Competition-wise, that leaves the Ryzen 7 2700X. It's palpably slower than Intel's six and eight core champions, but it clearly still has much to offer - it's half the price of the 9900K for the same number of cores and comes with a perfectly adequate cooling solution in the box. On top of that, build costs decrease further as you don't need an expensive board to extract maximum performance from the silicon. It's an exceptional all-in-one offering that's well worth checking out - just be aware that today's most challenging games at their highest settings (and even a bunch of older titles) will sometimes slip beneath that 60fps threshold, where Intel alternatives - i5, i7 or i9 - are less likely to buckle.

Terran 10-20-2018 03:12 PM

Quote:

but there's a catch: its price.
Time will cure that! :D

brandonjclark 10-20-2018 04:01 PM

TBH, unless you want to waste money just get a 2700x or one of the saner priced 8k series CPUs.

Here are some charts from Toms Hardware to corroborate my suggestion:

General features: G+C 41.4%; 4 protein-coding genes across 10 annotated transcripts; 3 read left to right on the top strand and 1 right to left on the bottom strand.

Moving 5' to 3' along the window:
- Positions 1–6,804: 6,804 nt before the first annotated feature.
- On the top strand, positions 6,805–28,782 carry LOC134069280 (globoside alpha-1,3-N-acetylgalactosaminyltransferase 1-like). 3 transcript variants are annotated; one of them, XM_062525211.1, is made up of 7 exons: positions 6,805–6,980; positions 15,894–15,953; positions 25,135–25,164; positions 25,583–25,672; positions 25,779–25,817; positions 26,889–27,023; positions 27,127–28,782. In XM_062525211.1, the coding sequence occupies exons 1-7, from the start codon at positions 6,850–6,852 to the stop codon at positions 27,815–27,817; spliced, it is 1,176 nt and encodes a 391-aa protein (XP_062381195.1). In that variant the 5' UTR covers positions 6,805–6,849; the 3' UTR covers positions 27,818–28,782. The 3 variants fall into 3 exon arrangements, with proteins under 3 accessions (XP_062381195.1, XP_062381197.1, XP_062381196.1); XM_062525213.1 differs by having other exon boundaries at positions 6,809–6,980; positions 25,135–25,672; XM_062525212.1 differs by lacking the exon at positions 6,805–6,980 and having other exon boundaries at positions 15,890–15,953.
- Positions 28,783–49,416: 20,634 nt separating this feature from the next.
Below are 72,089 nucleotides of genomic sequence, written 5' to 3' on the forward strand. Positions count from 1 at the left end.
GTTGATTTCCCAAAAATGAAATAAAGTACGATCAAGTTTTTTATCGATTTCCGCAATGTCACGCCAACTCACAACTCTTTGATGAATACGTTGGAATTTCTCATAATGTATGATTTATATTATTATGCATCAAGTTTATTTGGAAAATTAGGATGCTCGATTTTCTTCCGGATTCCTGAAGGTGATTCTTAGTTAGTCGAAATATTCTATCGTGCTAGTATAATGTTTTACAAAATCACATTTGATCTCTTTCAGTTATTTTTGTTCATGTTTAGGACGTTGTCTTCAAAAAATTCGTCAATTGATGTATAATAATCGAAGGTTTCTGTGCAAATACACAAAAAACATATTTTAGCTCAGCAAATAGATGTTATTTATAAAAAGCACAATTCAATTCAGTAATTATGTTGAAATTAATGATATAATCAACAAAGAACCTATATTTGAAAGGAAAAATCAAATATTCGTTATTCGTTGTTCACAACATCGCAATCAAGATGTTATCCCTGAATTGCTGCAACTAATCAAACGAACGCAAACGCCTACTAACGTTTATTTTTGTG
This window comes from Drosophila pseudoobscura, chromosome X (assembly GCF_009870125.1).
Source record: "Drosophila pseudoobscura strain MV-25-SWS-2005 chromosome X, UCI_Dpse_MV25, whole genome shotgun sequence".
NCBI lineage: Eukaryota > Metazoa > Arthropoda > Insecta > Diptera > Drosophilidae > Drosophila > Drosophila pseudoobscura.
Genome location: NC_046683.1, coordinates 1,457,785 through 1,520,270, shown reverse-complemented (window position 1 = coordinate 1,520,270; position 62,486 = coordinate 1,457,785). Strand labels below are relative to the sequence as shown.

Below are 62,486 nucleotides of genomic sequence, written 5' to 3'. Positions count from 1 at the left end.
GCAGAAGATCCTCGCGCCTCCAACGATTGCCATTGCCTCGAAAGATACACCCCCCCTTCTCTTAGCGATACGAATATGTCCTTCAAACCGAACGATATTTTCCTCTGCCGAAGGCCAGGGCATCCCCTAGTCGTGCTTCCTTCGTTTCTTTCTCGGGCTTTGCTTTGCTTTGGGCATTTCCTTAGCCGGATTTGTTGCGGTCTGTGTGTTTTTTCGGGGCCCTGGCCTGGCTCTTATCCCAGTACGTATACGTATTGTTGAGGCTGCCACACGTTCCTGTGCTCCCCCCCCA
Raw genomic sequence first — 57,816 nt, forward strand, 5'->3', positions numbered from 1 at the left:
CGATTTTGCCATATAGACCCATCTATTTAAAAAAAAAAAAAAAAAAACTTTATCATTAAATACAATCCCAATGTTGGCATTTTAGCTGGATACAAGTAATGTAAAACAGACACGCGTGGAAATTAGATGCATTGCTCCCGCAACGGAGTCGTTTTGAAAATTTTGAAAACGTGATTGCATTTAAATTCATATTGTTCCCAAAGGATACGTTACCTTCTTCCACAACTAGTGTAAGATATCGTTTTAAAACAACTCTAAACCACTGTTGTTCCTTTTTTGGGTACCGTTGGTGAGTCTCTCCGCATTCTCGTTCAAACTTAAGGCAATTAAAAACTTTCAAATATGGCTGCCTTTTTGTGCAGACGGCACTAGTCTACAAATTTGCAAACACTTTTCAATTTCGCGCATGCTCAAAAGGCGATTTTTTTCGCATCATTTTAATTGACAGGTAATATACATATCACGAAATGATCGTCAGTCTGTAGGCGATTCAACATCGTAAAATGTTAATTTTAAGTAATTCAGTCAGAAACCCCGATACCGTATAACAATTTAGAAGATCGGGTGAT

https://i.imgur.com/r9RpIhE.jpg

https://i.imgur.com/xW8zvkR.jpg

https://i.imgur.com/jR1DZzA.jpg

https://i.imgur.com/BxG9DmU.jpg

https://i.imgur.com/6QChQj7.jpg

https://i.imgur.com/dHCNxef.jpg

Source: Tom's Hardware

LostToys 10-20-2018 07:12 PM

I am still waiting for Coffee Lake. I'm still running a i7 2600K at 4.4GHz and know it is limiting my potential due to lower CPU calls and memory stuck at 1600MHz, but I also still game primarily at 1080p, so I have not seen a reason to upgrade my entire system at this time.

karaliusbronius 10-20-2018 11:08 PM

Quote:

Originally Posted by LostToys (Post 2523044)
I am still waiting for Coffee Lake. I'm still running a i7 2600K at 4.4GHz and know it is limiting my potential due to lower CPU calls and memory stuck at 1600MHz, but I also still game primarily at 1080p, so I have not seen a reason to upgrade my entire system at this time.